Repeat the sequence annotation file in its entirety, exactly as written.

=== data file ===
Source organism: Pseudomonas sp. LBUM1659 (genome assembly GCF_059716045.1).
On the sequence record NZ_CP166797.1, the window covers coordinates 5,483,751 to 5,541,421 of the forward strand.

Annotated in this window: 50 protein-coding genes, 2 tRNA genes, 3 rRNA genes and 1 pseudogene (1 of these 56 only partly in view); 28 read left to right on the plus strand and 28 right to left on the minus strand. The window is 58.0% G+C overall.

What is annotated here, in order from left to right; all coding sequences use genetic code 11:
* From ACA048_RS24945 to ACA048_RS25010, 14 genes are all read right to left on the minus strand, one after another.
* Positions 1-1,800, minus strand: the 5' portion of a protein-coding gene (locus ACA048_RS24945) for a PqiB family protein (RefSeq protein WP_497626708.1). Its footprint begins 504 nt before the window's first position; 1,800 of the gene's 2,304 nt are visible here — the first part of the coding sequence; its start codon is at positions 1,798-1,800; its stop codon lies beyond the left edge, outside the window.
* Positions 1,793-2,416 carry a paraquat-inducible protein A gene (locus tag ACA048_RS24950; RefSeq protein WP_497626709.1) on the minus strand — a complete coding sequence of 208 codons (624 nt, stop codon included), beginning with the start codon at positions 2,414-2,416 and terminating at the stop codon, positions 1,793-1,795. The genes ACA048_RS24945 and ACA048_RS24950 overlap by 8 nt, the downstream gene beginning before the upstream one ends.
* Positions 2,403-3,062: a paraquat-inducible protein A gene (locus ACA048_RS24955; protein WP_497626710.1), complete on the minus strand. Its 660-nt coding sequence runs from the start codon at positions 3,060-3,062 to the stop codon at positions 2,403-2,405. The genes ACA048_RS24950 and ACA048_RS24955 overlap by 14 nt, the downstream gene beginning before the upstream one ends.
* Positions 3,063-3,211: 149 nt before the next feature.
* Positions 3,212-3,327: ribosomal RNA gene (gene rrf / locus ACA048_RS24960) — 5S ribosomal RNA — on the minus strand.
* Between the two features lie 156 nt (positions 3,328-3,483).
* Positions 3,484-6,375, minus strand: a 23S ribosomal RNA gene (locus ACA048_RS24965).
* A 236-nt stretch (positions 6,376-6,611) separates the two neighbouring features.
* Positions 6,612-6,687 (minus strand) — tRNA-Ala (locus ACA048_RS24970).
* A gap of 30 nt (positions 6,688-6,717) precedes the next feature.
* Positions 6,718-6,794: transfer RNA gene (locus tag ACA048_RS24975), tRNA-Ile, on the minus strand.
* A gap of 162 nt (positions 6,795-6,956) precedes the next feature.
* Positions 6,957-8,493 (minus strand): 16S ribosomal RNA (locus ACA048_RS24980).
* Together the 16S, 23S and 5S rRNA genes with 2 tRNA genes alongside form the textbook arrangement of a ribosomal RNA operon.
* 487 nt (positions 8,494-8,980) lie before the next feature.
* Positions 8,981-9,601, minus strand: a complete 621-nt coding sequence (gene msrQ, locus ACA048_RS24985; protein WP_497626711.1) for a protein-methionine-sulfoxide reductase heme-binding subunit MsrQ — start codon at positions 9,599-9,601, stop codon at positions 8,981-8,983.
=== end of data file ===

Source organism: Pseudomonas sp. LBUM1659 (genome assembly GCF_059716045.1).
On the sequence record NZ_CP166797.1, the window covers coordinates 5,483,751 to 5,541,421 of the forward strand.

Annotated in this window: 50 protein-coding genes, 2 tRNA genes, 3 rRNA genes and 1 pseudogene (1 of these 56 only partly in view); 28 read left to right on the plus strand and 28 right to left on the minus strand. The window is 58.0% G+C overall.

What is annotated here, in order from left to right; all coding sequences use genetic code 11:
* From ACA048_RS24945 to ACA048_RS25010, 14 genes are all read right to left on the minus strand, one after another.
* Positions 1-1,800, minus strand: the 5' portion of a protein-coding gene (locus ACA048_RS24945) for a PqiB family protein (RefSeq protein WP_497626708.1). Its footprint begins 504 nt before the window's first position; 1,800 of the gene's 2,304 nt are visible here — the first part of the coding sequence; its start codon is at positions 1,798-1,800; its stop codon lies beyond the left edge, outside the window.
* Positions 1,793-2,416 carry a paraquat-inducible protein A gene (locus tag ACA048_RS24950; RefSeq protein WP_497626709.1) on the minus strand — a complete coding sequence of 208 codons (624 nt, stop codon included), beginning with the start codon at positions 2,414-2,416 and terminating at the stop codon, positions 1,793-1,795. The genes ACA048_RS24945 and ACA048_RS24950 overlap by 8 nt, the downstream gene beginning before the upstream one ends.
* Positions 2,403-3,062: a paraquat-inducible protein A gene (locus ACA048_RS24955; protein WP_497626710.1), complete on the minus strand. Its 660-nt coding sequence runs from the start codon at positions 3,060-3,062 to the stop codon at positions 2,403-2,405. The genes ACA048_RS24950 and ACA048_RS24955 overlap by 14 nt, the downstream gene beginning before the upstream one ends.
* Positions 3,063-3,211: 149 nt before the next feature.
* Positions 3,212-3,327: ribosomal RNA gene (gene rrf / locus ACA048_RS24960) — 5S ribosomal RNA — on the minus strand.
* Between the two features lie 156 nt (positions 3,328-3,483).
* Positions 3,484-6,375, minus strand: a 23S ribosomal RNA gene (locus ACA048_RS24965).
* A 236-nt stretch (positions 6,376-6,611) separates the two neighbouring features.
* Positions 6,612-6,687 (minus strand) — tRNA-Ala (locus ACA048_RS24970).
* A gap of 30 nt (positions 6,688-6,717) precedes the next feature.
* Positions 6,718-6,794: transfer RNA gene (locus tag ACA048_RS24975), tRNA-Ile, on the minus strand.
* A gap of 162 nt (positions 6,795-6,956) precedes the next feature.
* Positions 6,957-8,493 (minus strand): 16S ribosomal RNA (locus ACA048_RS24980).
* Together the 16S, 23S and 5S rRNA genes with 2 tRNA genes alongside form the textbook arrangement of a ribosomal RNA operon.
* 487 nt (positions 8,494-8,980) lie before the next feature.
* Positions 8,981-9,601, minus strand: a complete 621-nt coding sequence (gene msrQ, locus ACA048_RS24985; protein WP_497626711.1) for a protein-methionine-sulfoxide reductase heme-binding subunit MsrQ — start codon at positions 9,599-9,601, stop codon at positions 8,981-8,983.